70,000 private Minnesota wells are in line for nitrate testing

  • Article by: Josephine Marcotty , Star Tribune
  • Updated: November 15, 2013 - 9:35 AM

State officials seek to measure and fix fertilizer contamination.

  • 19
  • Comments

  • Results per page:
nortcydNov. 14, 13 9:33 PM

Alternative is we can starve. Can we PLEASE stop interfering with our Domestic issues from within. Farmers are some of the very few land stewards we have left. Continued interference in Domestic growth because of isolated fools within our society is crippling us.

2
43
Geezer1976Nov. 14, 13 9:42 PM

How about wells in the urban areas being tested too. Think about all of the fertilizer and chemicals being dumped on lawns by homeowners. The rates applied on a per acre basis is often several times that of agricultural applications. And then, take a look at the runoff from lawns. Once it leaves the lawn and goes into the storm sewer system, it is a straight shot into a lake or river in full concentration.

26
1
garcialaterNov. 14, 1310:04 PM

" That could mean asking farmers not to fertilize in the fall, when the risk to water is greatest" Interesting. In the last week or two I have seen several farmers dragging ammonia tanks across their recently plowed fields. Stewards of the land.. 45 percent of our corn crop is converted to ethanol. Not the wisest approach.

30
3
birdchayserNov. 15, 1312:44 AM

Please, don't leave the health and we'll being of these people in the hands of farmers. Stewards of the land is complete garbage. Every year I go to North Dakota and see for myself the immense damage these so-called stewards inflict on every acre they can...including wetlands. The only part these farmers should play in solving this is to give up their subsidies and pay out of pocket to clean up the water supply THEY polluted. So sick of this bogus love affair with farmers...they take, we give.

24
6
huntstealthyNov. 15, 13 5:35 AM

"Farmers are some of the very few land stewards we have left." Holy cow...this character has no idea what stewardship of the land really means. The great big pink elephant in the room, nay the state, is that this land is more or less raped! ...and for the betterment of the almighty $ in the farmers pocket, at the expense of the taxpayer. People can "volunteer" not to litter - but now don't you have a law against littering accompanied with a stiff fine. Good luck with that "volunteering" to not use nitrogen.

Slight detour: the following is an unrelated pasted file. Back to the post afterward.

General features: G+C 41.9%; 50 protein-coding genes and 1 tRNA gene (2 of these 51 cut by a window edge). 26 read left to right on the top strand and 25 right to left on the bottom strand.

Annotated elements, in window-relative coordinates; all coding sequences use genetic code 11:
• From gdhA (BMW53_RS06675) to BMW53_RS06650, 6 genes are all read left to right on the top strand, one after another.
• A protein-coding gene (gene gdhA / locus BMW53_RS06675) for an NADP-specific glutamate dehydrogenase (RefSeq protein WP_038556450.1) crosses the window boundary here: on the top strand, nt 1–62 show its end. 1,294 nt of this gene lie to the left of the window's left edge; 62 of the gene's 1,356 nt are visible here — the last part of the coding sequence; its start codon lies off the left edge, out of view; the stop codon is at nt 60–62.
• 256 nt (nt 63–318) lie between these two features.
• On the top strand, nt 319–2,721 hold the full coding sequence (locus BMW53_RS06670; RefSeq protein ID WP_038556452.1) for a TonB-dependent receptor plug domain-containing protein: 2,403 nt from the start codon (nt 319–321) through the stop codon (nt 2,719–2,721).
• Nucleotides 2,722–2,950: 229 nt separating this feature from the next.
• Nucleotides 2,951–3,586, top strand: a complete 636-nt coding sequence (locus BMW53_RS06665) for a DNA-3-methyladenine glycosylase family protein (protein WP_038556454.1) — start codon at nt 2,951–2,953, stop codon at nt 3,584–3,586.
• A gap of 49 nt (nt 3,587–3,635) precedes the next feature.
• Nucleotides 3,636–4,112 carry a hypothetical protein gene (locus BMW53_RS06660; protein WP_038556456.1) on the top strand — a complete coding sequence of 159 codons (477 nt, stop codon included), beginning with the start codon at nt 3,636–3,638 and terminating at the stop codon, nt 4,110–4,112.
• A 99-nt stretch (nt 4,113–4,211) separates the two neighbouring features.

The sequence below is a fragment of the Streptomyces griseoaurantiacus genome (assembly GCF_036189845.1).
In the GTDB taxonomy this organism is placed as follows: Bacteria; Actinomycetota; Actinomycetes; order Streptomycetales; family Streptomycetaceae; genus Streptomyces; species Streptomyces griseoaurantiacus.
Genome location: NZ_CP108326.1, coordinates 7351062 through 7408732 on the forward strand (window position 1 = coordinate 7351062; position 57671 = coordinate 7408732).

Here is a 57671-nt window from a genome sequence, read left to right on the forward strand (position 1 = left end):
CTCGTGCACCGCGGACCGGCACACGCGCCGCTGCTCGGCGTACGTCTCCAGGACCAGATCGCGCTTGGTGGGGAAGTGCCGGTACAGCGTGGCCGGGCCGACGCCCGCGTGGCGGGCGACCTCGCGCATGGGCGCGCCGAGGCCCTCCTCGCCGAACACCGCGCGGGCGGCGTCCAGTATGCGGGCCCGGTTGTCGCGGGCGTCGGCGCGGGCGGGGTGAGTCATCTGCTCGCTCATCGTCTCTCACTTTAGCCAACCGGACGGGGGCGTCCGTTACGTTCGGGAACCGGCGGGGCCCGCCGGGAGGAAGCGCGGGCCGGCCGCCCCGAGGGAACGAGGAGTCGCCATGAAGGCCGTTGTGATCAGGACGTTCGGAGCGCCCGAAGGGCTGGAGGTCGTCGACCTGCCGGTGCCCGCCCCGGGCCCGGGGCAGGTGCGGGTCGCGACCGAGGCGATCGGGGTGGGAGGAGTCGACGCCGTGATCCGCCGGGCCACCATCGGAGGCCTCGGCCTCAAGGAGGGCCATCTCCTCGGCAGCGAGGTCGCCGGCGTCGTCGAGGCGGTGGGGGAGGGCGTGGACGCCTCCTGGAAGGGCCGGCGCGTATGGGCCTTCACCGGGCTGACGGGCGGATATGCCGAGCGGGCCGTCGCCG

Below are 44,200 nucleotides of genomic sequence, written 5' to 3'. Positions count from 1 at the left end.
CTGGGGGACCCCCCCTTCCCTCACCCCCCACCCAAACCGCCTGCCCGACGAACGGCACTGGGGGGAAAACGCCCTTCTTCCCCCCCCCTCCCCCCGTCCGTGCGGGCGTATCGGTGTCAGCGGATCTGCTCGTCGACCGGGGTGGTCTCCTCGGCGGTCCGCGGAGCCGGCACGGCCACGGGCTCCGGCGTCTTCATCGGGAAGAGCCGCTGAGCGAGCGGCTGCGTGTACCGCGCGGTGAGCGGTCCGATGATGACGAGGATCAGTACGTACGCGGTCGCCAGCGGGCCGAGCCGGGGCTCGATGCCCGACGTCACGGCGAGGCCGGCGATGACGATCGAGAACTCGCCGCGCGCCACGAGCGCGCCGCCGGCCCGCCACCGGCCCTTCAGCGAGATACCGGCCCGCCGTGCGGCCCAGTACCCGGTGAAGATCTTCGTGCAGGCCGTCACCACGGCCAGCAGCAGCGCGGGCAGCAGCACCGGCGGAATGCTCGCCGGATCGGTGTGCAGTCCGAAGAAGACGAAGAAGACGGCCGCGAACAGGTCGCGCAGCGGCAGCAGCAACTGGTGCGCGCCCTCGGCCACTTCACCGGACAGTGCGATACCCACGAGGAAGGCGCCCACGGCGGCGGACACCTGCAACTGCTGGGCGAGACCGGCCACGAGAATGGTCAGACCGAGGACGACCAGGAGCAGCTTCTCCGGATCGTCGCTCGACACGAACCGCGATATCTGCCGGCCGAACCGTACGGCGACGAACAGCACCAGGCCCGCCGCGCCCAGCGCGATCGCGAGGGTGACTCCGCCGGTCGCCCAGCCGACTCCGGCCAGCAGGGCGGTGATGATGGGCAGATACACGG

14
1
optionNov. 15, 13 5:48 AM

It doesn't sound like anyone knows what they're doing!

8
1
acctsah2Nov. 15, 13 6:27 AM

"Alternative is we can starve." - - - Seriously? So you would rather become seriously ill? I guess consuming pesticides is not so bad right?

8
2
t_stevensNov. 15, 13 6:49 AM

This concern is roughly 40-50 years too late. The poisons in our groundwater and aquifers from BAD farming practices is killing us all. Now GMOs will make it even worse. Since the advent of Roundup resistant GMOs, farmers have been slopping exponentially more herbicide on their fields. This produces RESISTANT super weeds, which in turn causes the farmers to throw even more of the poison on the problem. Like our fiat currency system, modern farming practices are unsustainable.

5
5
Doggone1Nov. 15, 13 7:16 AM

For those posting about ammonia tanks being drug across fields a note of some facts for you. anhydrous ammonia is the least leachable of nitrogen fertilizers because it is not in a nitrate form. When applied to fields when the soil tempature are below 50 degrees the bacteria that convert ammonia to nitrate are not active. So applying anhydrous ammonia to the soil in the fall when soil tempature are below 50f is a responsible practice. It seems like farmer bashing is the new pastime fad in posting comments. Farmers must follow guidelines in the application of fertilizers, manure and chemicals. And to those that think fertilizers should be taxed to the farmers it already is.

8
5
jeffhcarterNov. 15, 13 8:43 AM

the trouble with voluntary restraint in fertilizing is that the responsible farmers may follow restrictions, but the irresponsible ones won't. The only way to get every farmer to follow is to have laws restricting fertilizer and pesticide use. It seems the state's plan is to wait until the groundwater is so polluted it will poison us all (or cost millions to filter) and THEN try to control the pollution. Kind of like their failed plan to keep out alien plants and water animals. I don't get the idea of "its ok to pollute the groundwater" and then make the taxpayer pay to fix it. Doesn't make sense for those that polluted it to pay for filtering or fixing it?

9
0

Comment on this story   |  

ADVERTISEMENT

Connect with twitterConnect with facebookConnect with Google+Connect with PinterestConnect with PinterestConnect with RssfeedConnect with email newsletters

ADVERTISEMENT

ADVERTISEMENT

ADVERTISEMENT

ADVERTISEMENT

ADVERTISEMENT

question of the day

Poll: Can the Wild rally to win its playoff series against Colorado?

Weekly Question

ADVERTISEMENT